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Old 08-13-21, 08:46 AM
  #33  
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Originally Posted by PeteHski View Post
In a training studio I'm sure they work fine. Those bikes remind me of my old Kettler ErgoRacer from a few decades ago. But for home use, full smart functionality is definitely the way to go for most people. There are so many great cycling apps out there now (Zwift, Rouvy, Bkool, Sufferfest, TrainerRoad, etc, etc) that just make the whole experience more immersive and productive. I wouldn't buy any trainer that wasn't fully 2-way controllable by these apps. It's not like you need a massive budget for a Smart trainer these days either.
It doesn’t take a massive budget to get a smart trainer, but smart bikes are another matter, and the OP was looking for bike, no? Otherwise, yeah, I agree smart trainers are pretty nice— I use a Kickr trainer at home— and open up a variety of experiences which enrichen the stationary cycling experience.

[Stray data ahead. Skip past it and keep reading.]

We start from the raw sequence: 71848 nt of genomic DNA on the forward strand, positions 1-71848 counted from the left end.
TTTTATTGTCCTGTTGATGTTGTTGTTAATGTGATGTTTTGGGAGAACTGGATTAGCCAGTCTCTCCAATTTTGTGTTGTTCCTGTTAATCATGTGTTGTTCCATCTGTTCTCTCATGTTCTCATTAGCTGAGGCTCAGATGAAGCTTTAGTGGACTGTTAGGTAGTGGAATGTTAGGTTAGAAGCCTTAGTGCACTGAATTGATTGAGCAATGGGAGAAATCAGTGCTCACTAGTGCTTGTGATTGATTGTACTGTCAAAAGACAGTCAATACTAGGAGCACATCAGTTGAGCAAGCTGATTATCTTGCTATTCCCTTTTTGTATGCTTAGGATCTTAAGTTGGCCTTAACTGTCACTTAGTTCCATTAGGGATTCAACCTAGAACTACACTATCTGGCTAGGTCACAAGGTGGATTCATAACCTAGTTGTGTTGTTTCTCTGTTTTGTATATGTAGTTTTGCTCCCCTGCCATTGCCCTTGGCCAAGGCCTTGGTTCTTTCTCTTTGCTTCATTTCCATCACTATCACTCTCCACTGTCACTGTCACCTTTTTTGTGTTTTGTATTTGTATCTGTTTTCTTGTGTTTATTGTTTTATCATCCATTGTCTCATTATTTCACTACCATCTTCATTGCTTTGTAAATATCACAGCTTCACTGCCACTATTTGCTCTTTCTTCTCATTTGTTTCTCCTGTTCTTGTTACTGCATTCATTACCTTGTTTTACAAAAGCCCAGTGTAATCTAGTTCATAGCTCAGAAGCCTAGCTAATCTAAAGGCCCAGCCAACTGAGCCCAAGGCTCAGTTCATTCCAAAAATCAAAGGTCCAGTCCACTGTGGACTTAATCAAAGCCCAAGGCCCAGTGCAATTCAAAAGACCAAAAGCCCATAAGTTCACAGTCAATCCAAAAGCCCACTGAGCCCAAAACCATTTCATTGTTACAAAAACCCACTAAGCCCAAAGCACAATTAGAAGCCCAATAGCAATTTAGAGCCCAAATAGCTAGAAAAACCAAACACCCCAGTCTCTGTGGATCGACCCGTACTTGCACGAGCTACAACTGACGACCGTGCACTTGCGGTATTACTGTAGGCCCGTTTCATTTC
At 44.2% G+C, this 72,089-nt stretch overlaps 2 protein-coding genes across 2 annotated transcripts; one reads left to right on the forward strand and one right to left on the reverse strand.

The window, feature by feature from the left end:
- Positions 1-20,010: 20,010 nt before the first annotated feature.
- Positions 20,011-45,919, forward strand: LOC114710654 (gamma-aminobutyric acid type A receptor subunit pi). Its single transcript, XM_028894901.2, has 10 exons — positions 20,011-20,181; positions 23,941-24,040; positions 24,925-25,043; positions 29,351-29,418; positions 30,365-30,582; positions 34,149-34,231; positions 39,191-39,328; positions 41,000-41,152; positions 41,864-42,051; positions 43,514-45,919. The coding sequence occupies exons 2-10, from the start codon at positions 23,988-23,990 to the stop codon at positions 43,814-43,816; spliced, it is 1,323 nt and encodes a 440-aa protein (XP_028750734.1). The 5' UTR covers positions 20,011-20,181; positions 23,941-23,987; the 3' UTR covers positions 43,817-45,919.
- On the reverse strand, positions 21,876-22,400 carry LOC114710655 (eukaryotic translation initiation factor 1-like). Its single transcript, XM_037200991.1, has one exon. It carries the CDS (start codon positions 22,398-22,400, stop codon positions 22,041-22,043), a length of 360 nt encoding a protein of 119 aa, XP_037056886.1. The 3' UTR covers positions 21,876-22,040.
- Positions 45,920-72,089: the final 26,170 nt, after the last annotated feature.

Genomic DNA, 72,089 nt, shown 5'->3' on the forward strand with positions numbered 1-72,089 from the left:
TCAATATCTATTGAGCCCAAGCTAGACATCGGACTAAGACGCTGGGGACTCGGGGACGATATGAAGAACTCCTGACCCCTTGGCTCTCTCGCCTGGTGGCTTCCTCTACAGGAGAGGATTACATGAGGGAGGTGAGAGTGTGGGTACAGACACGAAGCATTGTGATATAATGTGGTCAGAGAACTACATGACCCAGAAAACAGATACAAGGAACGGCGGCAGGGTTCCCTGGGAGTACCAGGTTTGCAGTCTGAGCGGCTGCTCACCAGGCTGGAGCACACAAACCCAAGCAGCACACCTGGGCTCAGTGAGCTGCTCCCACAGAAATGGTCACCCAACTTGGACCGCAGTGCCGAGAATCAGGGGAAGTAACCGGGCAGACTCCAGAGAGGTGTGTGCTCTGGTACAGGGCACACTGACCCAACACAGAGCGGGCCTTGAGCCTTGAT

Of course, an enriched experience is not necessarily a better experience, and it depends on what you want to do. I’ve been on Zwift since it was in beta, but I can just as easily spend an hour staring at power, cadence, and time on a CycleOps head unit while doing a scripted workout, so it’s not as though the smart/interactive experience was so much better for me that it displaced CycleOps workouts. In fact, I only do CycleOps and outdoor rides (IRL) during the summer, adding in the Kickr over the winter for additional ride time (mostly endurance) since IRL ride volume drops.